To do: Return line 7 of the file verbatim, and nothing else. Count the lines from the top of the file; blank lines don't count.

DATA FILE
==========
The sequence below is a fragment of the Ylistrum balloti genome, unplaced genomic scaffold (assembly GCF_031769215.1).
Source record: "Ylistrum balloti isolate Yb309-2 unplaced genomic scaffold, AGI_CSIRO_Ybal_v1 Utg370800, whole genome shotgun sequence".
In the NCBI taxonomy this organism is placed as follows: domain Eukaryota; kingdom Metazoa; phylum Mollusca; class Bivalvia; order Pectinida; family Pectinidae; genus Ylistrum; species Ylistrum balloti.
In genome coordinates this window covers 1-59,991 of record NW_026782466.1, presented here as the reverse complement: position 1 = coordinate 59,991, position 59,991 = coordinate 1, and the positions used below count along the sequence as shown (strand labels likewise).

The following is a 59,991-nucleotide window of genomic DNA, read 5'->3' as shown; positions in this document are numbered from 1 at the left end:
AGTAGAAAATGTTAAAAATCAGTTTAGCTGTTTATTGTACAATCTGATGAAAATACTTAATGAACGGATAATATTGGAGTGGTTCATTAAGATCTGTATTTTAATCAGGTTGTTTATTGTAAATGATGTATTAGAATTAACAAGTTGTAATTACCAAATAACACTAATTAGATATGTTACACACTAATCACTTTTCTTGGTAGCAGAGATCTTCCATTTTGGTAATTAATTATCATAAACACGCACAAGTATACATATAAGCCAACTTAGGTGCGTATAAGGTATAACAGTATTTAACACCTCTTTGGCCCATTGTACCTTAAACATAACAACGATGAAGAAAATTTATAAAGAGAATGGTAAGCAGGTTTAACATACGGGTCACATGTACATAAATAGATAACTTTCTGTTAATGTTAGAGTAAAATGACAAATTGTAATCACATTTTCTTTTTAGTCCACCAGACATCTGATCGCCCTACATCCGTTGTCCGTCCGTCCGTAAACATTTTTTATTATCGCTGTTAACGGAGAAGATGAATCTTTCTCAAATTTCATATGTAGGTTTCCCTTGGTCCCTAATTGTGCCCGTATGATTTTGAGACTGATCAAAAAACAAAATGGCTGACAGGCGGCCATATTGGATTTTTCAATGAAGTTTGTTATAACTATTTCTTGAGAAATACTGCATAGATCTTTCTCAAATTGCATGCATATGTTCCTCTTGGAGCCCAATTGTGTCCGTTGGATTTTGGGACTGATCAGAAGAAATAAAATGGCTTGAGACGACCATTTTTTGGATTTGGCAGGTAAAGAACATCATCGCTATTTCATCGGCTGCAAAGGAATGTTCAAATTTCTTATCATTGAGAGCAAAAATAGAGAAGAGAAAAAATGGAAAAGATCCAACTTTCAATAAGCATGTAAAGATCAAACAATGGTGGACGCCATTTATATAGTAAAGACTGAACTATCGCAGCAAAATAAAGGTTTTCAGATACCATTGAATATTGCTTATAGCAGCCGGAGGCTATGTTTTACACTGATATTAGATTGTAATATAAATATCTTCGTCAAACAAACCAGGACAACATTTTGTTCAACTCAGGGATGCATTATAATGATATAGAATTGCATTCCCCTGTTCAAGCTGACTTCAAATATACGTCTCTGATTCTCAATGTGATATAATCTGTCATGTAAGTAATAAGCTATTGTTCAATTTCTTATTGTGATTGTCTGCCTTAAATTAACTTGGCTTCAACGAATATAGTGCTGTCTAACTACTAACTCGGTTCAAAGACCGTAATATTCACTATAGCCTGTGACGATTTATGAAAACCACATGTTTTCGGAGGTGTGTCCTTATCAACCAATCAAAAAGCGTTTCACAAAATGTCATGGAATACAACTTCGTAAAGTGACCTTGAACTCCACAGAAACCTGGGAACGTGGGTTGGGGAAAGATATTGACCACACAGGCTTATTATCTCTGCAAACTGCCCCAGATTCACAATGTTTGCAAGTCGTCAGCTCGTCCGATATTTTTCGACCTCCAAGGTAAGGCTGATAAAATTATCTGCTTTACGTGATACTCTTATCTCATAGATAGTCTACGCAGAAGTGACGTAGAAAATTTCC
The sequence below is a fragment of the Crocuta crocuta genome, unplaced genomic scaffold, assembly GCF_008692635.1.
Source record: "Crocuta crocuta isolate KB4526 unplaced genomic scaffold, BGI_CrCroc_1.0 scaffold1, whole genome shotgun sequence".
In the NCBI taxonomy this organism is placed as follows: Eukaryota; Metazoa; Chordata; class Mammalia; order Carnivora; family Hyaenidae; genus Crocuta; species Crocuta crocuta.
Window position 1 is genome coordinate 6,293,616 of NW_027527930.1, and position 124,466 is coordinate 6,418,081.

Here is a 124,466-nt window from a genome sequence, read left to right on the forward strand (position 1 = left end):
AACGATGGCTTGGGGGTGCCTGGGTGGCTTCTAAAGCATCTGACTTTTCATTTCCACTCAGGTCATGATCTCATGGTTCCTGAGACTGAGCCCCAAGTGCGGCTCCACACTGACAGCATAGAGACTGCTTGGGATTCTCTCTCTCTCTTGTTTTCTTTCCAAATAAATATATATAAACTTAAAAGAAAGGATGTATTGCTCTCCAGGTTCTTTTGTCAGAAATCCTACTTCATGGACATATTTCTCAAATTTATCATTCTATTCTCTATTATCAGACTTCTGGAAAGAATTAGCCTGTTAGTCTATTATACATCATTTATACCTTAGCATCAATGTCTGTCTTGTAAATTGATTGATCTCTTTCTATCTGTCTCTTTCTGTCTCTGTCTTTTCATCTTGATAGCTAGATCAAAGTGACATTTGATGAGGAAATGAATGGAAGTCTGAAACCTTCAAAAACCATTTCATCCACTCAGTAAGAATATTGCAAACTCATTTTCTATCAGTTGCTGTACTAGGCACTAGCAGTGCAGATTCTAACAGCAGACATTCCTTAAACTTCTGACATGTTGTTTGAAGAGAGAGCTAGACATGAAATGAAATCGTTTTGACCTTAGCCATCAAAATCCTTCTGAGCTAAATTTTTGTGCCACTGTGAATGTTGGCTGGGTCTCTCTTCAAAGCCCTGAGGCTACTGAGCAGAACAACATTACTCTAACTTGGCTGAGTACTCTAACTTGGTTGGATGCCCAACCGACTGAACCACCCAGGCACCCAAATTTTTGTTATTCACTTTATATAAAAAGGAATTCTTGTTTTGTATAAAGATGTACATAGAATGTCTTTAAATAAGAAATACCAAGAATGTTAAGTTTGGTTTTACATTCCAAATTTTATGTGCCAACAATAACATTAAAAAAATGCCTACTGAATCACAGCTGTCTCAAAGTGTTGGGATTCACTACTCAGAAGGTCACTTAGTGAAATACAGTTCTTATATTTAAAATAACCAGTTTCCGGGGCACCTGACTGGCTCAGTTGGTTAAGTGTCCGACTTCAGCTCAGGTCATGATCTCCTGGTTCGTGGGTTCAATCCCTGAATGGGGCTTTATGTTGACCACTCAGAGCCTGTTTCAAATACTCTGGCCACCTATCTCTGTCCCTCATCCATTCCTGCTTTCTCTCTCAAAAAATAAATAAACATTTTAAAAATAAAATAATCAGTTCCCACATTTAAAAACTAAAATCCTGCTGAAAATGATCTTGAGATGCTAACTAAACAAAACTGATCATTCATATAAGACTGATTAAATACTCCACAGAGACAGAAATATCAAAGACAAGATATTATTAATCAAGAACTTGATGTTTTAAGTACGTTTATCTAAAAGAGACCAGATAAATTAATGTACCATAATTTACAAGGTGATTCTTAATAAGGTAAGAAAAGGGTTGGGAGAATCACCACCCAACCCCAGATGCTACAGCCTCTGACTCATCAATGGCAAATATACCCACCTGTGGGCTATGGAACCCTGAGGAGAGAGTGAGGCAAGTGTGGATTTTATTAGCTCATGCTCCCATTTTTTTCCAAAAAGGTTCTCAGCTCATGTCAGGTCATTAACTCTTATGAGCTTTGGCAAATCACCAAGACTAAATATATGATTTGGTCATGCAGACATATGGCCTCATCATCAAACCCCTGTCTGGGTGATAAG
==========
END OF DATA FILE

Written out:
The sequence below is a fragment of the Crocuta crocuta genome, unplaced genomic scaffold, assembly GCF_008692635.1.